by Sang H. Kim
Author's note: The following article is intended to give a brief overview of knife defense tactics for the experienced martial artist.
Many years have passed since I survived dozens of missions as a special agent while serving in the Korean military. Many missions involved combat, both with weapons and with fists. A few members of my elite 202 unit survived, many never made it.
Looking back, I find something valuable for my friends who couldn't make it at the time. In the Academy for Special Agents at Jeong-Neung, Korea, my combat instructor T.K. Kim used to scream at us during the grueling knife-fighting training sessions, "Do not run away from your opponent, get closer to him! Dissolve the knife in your head!"
The cardinal rule of combat, whether against a knife or an empty-handed adversary is "Stay close to your opponent!" Especially when your opponent is armed with a knife, there is often no way out but to stay close and fight. The keys for surviving in close quarters combat against a knife are:Read More
Excerpted from COMPLETE TAEKWONDO POOMSAE by Kyu Hyung Lee and Sang H. Kim
The movement order of each Poomsae is predetermined so you must practice accordingly. The predetermined movement line is called the Poomsae Seon. Every form begins and ends in the same place. Poomsae also begins and ends with etiquette, as manifested in the bow.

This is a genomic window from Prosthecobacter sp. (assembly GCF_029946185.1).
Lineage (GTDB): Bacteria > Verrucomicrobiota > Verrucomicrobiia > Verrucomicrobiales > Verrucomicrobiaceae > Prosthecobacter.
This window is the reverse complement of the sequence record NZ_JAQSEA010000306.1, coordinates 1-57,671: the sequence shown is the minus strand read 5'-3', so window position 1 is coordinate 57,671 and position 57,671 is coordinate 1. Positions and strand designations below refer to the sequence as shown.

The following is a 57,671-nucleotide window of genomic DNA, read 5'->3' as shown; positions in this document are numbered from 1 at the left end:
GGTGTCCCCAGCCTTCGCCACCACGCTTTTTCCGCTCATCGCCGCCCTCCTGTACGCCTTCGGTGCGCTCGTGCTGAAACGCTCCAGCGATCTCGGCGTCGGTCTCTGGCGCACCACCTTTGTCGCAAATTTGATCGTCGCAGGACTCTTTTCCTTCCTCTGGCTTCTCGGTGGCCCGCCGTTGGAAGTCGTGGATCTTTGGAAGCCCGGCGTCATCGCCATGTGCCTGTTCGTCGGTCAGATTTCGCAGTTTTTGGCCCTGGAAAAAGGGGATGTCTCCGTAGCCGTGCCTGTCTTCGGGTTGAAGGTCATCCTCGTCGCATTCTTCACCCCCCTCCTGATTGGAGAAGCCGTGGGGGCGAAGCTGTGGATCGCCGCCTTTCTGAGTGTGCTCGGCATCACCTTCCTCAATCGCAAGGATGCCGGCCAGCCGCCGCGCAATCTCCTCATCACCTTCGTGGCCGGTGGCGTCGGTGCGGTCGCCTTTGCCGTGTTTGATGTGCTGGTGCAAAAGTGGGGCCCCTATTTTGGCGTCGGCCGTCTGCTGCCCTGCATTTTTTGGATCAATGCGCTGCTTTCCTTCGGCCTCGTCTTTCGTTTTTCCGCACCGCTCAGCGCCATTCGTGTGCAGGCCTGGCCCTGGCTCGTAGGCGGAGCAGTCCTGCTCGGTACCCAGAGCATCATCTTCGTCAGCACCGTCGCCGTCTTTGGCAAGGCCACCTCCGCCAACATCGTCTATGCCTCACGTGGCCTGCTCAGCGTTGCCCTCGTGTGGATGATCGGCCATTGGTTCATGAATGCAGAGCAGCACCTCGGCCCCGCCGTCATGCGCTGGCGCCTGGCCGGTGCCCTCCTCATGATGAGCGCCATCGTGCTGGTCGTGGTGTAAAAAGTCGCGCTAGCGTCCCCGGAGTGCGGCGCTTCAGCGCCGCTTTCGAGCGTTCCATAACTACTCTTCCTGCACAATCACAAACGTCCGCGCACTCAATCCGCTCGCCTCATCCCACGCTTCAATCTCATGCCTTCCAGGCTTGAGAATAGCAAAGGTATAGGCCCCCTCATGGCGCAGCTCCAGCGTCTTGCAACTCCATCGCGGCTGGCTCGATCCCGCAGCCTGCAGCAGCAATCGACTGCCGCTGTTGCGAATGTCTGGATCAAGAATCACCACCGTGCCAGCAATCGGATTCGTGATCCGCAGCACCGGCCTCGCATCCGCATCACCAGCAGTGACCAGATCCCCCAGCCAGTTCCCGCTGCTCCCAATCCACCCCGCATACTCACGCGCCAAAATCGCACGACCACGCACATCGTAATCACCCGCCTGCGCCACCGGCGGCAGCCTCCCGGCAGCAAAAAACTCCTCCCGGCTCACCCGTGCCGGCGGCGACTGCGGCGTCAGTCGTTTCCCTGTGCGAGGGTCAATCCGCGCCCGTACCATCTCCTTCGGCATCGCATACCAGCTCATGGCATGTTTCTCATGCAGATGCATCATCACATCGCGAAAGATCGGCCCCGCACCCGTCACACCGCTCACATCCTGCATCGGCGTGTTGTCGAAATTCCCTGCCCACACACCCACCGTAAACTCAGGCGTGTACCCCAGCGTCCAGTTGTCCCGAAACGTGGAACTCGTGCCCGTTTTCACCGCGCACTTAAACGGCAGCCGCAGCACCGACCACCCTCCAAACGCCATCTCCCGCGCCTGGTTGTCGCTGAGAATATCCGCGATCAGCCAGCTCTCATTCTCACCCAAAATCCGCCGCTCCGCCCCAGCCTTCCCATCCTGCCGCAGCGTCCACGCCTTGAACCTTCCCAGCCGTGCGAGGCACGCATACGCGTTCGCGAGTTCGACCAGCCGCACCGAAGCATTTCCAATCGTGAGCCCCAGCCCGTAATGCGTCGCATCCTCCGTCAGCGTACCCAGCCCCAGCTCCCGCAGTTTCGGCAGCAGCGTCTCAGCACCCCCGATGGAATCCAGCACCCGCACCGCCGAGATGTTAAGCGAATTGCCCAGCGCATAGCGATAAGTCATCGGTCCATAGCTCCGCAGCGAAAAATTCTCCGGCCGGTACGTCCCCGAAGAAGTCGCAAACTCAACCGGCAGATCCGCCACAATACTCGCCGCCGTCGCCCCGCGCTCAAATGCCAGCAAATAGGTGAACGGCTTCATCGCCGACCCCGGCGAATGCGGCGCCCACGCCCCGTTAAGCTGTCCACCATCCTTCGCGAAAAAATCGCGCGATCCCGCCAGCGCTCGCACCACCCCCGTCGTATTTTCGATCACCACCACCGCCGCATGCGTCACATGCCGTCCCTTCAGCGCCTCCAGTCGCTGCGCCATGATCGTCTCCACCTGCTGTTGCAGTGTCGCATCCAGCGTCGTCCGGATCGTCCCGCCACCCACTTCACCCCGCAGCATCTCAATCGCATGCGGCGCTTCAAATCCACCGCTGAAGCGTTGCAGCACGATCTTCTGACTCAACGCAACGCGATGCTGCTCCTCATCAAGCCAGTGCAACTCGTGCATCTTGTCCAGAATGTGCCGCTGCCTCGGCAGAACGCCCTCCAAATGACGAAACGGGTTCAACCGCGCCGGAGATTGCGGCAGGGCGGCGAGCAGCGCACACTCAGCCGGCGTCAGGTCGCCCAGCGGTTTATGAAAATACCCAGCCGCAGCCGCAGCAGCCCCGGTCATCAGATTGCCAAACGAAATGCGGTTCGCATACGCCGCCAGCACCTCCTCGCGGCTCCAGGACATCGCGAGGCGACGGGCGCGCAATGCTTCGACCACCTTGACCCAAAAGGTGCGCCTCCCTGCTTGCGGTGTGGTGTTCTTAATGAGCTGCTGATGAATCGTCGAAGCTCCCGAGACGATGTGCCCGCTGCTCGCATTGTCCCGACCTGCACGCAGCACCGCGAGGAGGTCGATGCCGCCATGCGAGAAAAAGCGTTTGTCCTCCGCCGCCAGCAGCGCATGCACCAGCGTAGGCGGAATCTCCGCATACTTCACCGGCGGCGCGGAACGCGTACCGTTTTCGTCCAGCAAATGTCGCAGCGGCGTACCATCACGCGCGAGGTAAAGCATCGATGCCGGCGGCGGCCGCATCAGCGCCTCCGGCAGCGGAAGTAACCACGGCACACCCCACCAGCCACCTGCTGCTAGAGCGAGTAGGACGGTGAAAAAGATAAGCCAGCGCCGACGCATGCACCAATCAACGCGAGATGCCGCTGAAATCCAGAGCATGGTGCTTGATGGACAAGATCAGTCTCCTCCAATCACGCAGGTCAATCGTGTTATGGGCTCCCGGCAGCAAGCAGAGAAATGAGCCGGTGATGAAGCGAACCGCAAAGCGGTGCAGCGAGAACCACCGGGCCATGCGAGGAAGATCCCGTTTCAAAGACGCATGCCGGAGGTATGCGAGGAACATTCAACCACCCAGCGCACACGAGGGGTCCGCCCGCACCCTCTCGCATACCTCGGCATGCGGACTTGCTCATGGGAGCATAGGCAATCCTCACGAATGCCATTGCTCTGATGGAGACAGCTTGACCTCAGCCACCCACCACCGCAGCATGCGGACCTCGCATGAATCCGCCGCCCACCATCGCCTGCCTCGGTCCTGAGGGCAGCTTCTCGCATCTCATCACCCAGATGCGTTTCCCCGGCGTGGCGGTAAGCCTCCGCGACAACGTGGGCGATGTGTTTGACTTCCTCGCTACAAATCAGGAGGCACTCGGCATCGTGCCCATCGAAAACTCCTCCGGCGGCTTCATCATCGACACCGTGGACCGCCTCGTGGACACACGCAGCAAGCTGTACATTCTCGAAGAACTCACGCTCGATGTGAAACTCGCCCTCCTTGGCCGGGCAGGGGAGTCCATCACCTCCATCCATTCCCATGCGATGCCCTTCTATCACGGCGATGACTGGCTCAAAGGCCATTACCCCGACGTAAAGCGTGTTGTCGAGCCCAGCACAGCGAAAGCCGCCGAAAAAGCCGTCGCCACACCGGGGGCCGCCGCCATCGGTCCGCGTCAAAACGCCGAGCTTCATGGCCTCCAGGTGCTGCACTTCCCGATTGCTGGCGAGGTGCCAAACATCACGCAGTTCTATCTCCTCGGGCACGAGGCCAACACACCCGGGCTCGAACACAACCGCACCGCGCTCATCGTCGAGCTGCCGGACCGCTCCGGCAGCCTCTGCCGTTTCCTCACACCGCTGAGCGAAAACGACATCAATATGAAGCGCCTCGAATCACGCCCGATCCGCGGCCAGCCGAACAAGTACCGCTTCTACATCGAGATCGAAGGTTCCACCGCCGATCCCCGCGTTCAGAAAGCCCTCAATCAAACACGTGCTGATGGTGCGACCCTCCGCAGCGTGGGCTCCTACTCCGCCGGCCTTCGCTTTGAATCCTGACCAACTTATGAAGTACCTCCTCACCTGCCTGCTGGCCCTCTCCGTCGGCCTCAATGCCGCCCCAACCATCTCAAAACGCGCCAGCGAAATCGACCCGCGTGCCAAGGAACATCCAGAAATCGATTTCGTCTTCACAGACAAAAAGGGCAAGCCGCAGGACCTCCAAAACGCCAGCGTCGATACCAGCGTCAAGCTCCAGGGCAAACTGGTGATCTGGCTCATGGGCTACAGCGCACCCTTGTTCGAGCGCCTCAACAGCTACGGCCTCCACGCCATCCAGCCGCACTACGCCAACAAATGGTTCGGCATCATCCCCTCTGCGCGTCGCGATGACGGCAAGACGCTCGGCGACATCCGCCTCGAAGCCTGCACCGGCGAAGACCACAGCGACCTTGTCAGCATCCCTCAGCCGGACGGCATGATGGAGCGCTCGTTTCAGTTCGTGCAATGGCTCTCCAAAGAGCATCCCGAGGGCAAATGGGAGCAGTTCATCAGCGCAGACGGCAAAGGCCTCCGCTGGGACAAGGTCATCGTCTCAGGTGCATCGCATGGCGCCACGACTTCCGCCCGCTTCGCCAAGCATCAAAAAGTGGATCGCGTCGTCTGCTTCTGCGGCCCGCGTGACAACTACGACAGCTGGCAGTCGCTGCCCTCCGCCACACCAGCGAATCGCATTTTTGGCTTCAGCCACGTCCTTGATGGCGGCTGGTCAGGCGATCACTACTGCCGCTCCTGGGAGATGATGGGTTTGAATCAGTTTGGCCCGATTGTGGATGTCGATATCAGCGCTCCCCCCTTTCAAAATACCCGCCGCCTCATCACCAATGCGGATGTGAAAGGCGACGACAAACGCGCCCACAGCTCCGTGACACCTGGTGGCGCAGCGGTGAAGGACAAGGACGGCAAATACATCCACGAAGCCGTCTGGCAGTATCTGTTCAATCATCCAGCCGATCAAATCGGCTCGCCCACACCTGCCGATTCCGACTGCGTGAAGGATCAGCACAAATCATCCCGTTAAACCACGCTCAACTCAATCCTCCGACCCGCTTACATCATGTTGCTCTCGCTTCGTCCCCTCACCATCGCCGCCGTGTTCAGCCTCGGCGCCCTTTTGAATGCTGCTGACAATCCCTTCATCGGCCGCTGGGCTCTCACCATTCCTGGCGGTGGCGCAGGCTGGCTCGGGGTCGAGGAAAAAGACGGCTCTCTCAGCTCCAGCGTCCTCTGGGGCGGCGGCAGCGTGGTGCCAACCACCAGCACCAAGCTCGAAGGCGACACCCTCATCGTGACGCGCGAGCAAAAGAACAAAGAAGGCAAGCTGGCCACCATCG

There are three principles:
- Poomsae must have beauty and power.
- Rhythm is derived from softness and strength of force.
- Technique is made of the slowness and rapidness of movement and the contraction and expansion of the body.
1. Each Poomsae movement is divided into preparation for the movement and the main movement. In preparation for a movement, you rotate your trunk, move your feet and prepare to block or strike. During this stage, relax your entire body and move your feet into a transitional stance while simultaneously chambering your arms or leg. Next, perform the main movement, the block, punch, strike or kick. At the moment of impact, focus your force on the target and snap your hand or foot to maximize the power of your movement.
2. For each movement, maximize the rotational force of your waist and the snapping motion of your strike. In Poomsae, you can increase your power by rotating your waist slightly when blocking, striking or punching. Avoid bending your trunk forward or sideways, as this reduces the power of your technique.
3. Power and Rhythm: When performing the preparation phase of a movement, relax your shoulders and coil your trunk to the side. When performing the main technique, focus all of your force into the target at the moment of impact.